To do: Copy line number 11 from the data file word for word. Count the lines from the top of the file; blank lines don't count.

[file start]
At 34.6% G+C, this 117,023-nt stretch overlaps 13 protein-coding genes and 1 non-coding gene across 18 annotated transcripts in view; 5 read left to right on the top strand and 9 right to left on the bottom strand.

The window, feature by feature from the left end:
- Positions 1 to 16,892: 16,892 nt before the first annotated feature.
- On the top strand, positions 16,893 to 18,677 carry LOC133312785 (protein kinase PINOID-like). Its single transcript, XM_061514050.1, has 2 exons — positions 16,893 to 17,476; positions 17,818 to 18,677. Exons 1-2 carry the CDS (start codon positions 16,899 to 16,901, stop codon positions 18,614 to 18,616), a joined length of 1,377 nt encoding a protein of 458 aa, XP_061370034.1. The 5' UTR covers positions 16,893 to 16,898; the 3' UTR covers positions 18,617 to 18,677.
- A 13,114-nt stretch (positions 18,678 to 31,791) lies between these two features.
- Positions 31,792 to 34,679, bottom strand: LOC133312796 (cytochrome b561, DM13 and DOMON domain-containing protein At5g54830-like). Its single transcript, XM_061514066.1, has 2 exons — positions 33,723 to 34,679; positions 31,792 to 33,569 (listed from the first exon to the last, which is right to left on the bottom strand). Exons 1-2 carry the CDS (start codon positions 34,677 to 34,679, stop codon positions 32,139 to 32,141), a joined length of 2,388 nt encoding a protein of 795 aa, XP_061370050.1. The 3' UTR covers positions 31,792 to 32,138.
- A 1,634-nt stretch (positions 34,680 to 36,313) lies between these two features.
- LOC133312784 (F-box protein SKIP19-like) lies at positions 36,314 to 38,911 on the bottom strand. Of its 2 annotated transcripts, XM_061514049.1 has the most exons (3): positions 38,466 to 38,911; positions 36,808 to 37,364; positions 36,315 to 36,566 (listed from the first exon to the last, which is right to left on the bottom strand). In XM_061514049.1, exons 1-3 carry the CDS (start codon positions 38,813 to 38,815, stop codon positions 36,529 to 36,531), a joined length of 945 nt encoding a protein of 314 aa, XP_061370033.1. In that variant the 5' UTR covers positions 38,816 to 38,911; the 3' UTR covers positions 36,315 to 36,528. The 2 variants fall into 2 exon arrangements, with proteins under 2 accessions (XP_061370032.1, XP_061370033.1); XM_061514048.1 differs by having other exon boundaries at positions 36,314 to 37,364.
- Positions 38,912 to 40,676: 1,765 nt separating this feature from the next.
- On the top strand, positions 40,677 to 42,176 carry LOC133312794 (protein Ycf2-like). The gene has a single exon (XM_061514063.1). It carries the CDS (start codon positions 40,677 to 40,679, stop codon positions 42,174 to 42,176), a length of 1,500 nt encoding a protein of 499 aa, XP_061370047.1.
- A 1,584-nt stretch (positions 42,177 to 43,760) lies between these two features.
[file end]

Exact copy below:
- A 1,584-nt stretch (positions 42,177 to 43,760) lies between these two features.